Dusky sharks do not live in the Pacific waters near the Republic of Kiribati. Neither do spottail sharks, nor the aptly named bignose sharks. But they used to live there at one point in the past -- right by the Gilbert Islands, according to anthropological evidence. Ancient shark-tooth weapons can serve as a record of past biodiversity, according to new ecological research.
In further proof that we never know just how much we don't know, a paper published in Nature suggests that biologists in the UK have discovered an entirely new and unique branch in the tree of life. A group of mysterious microscopic organisms related to fungus are actually so different that they make up their own kind of fungal group.
During the siege of Leningrad, 12 scientists starved to death rather than eat the grains stored at Pavlosk Agricultural Station, the world’s first seed bank. According to an AP story, their efforts to save the seeds for future generations may now be in vain after a Russian court approved plans to raze the station’s fields of plants so a developer can build luxury homes.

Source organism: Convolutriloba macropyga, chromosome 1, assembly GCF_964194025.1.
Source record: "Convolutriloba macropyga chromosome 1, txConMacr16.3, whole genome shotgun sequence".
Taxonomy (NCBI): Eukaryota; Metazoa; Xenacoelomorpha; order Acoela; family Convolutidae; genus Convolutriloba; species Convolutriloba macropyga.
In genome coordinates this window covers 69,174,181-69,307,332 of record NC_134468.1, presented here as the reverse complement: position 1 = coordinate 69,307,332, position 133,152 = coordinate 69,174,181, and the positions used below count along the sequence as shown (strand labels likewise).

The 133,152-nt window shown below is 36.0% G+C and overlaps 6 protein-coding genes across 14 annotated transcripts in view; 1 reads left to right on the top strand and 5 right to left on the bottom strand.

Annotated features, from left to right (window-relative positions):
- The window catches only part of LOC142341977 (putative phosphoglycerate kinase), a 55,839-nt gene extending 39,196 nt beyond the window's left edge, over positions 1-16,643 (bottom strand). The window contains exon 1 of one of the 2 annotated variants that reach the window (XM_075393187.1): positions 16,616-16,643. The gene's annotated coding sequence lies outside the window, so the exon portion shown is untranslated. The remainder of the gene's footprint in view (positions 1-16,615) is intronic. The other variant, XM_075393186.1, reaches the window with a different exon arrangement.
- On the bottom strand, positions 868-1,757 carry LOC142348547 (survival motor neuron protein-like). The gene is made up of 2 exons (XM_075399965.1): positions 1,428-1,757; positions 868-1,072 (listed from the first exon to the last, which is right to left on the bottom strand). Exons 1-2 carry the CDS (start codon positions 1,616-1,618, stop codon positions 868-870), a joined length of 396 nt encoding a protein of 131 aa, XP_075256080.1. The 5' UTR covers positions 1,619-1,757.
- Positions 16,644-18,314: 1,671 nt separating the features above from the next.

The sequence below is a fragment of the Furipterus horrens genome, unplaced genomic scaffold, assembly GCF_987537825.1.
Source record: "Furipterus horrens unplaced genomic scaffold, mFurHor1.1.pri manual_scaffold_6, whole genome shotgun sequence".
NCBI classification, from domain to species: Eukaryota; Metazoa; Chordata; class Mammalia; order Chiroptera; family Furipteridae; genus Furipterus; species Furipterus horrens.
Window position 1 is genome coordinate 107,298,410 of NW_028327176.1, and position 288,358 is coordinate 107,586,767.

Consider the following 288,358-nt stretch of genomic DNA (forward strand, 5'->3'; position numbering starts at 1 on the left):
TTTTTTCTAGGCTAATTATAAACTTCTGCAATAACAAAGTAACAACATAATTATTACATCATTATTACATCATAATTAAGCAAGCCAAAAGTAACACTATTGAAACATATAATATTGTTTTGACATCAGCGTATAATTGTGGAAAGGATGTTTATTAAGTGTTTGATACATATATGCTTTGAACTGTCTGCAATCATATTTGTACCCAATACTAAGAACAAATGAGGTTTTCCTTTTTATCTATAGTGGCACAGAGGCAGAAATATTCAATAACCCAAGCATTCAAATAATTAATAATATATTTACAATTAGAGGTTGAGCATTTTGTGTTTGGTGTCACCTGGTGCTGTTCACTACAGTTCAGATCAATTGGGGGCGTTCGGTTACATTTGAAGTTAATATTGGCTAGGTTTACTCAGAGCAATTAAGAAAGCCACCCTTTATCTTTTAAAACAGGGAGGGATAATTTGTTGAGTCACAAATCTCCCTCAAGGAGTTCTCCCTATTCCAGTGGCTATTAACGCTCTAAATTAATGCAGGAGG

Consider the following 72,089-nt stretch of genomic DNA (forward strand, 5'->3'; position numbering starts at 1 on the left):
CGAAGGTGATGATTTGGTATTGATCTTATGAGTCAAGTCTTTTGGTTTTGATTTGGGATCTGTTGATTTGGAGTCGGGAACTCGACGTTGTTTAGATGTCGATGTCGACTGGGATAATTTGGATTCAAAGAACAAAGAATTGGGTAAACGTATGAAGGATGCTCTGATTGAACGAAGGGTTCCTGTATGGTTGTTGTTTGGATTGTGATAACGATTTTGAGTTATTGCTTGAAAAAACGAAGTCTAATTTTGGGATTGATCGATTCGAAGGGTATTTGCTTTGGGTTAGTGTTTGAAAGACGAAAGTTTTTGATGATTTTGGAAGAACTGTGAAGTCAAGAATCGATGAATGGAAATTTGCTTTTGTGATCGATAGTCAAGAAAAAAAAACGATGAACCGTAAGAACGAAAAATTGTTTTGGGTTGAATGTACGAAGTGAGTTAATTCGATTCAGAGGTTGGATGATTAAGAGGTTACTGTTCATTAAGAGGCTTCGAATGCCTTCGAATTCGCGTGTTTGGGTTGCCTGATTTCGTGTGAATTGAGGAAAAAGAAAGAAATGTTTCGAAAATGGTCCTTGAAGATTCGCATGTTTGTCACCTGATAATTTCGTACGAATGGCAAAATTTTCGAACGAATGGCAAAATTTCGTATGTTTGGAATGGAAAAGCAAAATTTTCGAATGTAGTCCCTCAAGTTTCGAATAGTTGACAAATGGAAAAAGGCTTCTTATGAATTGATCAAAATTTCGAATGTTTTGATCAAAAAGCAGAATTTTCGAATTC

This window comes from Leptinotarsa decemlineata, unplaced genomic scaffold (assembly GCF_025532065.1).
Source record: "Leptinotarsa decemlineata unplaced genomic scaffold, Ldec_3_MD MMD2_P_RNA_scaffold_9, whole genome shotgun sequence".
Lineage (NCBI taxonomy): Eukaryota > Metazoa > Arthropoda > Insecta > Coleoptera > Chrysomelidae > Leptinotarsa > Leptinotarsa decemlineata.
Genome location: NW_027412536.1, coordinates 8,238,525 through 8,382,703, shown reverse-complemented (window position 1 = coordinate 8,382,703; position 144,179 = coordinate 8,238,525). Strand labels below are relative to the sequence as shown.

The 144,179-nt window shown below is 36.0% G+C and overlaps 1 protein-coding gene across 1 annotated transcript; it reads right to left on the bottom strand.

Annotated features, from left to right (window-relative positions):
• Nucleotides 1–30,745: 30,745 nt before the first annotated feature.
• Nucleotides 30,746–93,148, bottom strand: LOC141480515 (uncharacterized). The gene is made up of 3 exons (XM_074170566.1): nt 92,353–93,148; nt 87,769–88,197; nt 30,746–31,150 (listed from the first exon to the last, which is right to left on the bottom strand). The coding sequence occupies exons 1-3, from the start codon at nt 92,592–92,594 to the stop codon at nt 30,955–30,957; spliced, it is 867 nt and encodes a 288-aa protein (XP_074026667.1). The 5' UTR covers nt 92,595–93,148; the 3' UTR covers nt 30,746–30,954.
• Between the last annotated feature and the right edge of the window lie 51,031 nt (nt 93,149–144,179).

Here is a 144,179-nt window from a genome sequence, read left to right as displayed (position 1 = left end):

Australia has hosted a wide range of weird creatures, from rabid wombats to Yahoo Serious. And now, the Australian government wants to see what other interesting critters are hiding out on that island. To that end, they are funding a series of expeditions to the outback that the Environment Minister has labeled "Bush Blitz".
Publishing in the journal Nature, a group of 29 scientists have established a comparative scale for rating the immediate threat posed by nine environmental hazards--everything from climate change to ocean acidification. And while our warming climate gets most of the attention, more immediate problems may be brewing in our intensifying lack of biodiversity and out-of-whack nitrogen cycle.
By Amber SassePosted 04.22.2009 at 11:25 am 2 Comments
Yep, that’s right. Mickey proves Kermit wrong in the whole “it’s not easy being green” arena with the release of Disneynature’s first film, Earth. Opening today in theaters, the movie follows three animal “families” on a journey for survival across our planet.
There may be a lot more biological diversity on Earth than meets the eye.
By Dawn StoverPosted 12.18.2001 at 9:01 pm 1 Comment
Now that scientists can analyze the DNA of any species, they are discovering that many animals that look indistinguishable are actually quite different at the genetic level-different enough to be classified as separate species. That means there may be a lot more biological diversity on Earth than meets the eye.
For example, biologists at the University of California, Berkeley, recently reported the discovery of a new species of Mexican salamander, Lineatriton, that looks identical to another species living several hundred miles away. Only DNA testing can tell them apart.